- Adam Ferner’s chapter ‘Processual Individuals and Moral Responsibility’, critically examines the processual view of biological individuals which Ferner, like Wiggins2, interprets as maintaining that organisms, qua processes, are composed of numerically different temporal parts.
- Ferner’s particular concern is with the resulting shift in our self-conception. He argues that Wiggins’s arguments against the (four-dimensionalist type of) process view of organisms are compelling not only ontologically but also with respect to moral responsibility; it seems hard to conceive of one temporal part being responsible for the actions committed by another temporal part.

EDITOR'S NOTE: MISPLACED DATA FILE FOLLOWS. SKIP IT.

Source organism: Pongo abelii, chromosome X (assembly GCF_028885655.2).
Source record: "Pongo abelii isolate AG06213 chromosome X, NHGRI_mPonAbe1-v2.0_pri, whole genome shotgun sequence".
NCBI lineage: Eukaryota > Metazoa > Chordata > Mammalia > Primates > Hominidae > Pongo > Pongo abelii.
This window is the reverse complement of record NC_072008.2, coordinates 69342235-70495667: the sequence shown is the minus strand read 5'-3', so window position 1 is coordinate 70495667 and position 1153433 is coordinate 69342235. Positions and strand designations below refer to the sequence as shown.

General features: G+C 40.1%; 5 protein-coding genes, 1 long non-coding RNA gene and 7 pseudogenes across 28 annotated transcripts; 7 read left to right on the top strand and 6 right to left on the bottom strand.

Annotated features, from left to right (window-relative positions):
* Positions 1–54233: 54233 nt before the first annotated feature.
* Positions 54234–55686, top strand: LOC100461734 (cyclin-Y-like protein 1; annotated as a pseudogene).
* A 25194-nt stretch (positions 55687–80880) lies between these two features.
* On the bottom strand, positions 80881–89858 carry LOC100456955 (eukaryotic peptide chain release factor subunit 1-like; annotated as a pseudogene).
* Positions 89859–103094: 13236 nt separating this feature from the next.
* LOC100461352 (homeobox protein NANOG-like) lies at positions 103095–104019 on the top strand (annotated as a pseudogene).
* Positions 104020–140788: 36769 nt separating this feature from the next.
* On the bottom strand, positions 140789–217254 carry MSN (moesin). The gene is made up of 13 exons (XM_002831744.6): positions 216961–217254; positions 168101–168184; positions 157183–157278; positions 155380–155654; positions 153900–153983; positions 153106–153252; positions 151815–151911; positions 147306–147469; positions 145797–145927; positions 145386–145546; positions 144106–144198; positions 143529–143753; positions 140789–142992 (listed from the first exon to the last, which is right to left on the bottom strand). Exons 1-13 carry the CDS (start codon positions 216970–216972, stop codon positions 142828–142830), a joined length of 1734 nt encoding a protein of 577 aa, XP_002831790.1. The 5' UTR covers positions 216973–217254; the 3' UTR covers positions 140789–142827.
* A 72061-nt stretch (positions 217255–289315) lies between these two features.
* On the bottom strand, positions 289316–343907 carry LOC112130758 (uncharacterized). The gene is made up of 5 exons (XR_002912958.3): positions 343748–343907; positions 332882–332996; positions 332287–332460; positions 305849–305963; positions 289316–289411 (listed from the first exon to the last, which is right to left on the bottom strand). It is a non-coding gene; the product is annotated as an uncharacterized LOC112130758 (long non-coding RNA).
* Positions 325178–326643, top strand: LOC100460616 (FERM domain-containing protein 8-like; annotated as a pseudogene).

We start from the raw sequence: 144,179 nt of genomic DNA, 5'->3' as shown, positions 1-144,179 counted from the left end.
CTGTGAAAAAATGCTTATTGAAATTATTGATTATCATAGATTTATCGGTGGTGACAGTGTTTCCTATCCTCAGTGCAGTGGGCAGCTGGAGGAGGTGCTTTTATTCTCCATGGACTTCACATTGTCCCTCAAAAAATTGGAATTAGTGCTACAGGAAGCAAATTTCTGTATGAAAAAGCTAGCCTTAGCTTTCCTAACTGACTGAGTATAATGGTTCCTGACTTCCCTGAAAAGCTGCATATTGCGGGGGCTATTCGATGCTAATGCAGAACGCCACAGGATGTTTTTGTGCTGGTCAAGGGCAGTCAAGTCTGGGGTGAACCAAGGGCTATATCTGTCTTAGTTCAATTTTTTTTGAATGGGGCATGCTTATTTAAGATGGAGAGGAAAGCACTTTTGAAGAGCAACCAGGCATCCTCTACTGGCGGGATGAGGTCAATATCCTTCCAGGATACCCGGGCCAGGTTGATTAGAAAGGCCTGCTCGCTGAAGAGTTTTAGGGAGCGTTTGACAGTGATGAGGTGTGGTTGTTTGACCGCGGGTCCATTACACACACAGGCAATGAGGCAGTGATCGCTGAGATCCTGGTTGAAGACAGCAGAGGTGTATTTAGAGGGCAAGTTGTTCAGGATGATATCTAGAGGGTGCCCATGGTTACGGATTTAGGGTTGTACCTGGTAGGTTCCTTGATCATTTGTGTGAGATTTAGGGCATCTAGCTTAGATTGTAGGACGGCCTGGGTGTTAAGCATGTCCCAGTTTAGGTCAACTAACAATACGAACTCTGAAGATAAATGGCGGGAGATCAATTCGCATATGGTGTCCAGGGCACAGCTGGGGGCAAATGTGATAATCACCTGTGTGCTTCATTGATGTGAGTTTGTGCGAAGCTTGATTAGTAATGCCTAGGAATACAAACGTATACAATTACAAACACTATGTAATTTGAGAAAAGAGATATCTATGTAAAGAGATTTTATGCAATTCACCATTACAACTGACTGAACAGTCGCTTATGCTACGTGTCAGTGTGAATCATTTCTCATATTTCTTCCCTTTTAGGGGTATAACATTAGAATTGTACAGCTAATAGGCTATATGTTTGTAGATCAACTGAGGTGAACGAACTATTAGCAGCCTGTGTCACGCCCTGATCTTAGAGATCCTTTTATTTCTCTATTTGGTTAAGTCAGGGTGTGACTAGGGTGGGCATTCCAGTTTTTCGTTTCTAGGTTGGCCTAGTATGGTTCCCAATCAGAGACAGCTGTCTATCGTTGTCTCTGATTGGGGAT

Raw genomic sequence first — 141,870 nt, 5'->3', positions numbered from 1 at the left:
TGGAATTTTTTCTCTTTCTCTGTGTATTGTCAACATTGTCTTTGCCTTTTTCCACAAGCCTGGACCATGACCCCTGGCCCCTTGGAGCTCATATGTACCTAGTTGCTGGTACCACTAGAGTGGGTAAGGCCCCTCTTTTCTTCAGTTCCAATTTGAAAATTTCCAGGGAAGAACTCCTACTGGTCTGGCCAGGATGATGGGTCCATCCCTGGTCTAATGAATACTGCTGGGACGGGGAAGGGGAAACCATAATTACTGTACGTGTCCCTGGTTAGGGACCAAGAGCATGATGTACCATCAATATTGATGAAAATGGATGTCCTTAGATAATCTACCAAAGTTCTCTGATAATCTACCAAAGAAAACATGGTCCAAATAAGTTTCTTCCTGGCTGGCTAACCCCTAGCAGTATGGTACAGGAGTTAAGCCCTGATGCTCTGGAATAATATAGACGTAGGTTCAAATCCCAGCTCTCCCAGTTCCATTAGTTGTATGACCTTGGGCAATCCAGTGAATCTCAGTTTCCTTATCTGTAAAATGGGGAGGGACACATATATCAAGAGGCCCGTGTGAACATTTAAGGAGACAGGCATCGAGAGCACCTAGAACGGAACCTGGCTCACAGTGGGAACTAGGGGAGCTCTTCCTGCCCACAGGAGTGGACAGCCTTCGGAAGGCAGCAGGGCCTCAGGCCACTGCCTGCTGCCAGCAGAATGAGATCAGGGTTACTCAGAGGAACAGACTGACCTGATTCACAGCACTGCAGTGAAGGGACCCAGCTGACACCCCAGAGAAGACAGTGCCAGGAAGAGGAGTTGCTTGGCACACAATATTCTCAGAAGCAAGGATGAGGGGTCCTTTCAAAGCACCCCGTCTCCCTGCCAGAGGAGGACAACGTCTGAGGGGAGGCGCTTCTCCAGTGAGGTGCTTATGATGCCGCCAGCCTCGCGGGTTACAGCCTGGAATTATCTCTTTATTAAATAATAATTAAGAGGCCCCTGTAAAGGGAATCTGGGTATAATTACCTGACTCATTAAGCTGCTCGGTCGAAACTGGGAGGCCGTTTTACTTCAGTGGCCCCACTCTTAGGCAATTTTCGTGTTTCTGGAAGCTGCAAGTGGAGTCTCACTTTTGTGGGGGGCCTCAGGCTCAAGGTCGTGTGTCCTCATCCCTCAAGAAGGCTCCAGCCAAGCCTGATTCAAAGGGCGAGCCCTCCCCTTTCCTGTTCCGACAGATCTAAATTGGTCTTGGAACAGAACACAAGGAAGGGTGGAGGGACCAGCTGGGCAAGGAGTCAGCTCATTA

- Our ordinary concept of moral responsibility presupposes the idea that we are substances, i.e., continuants. However, Ferner acknowledges that what is held to be a piece of descriptive metaphysics – the neo-Aristotelian substance view – may actually contain normative elements.
- Looking at the criticism directed by post-modern philosophers against the (neo-)liberal concept of the unified, boundaried, atomic, sovereign human subject, Ferner concludes that the processual understanding of the human subject may prove useful in counteracting the marginalisation of collective responsibility inherent in substance ontology.
I don't yet have a copy of this paper. I will buy the book when it comes out.
Footnote 1: Footnote 2:
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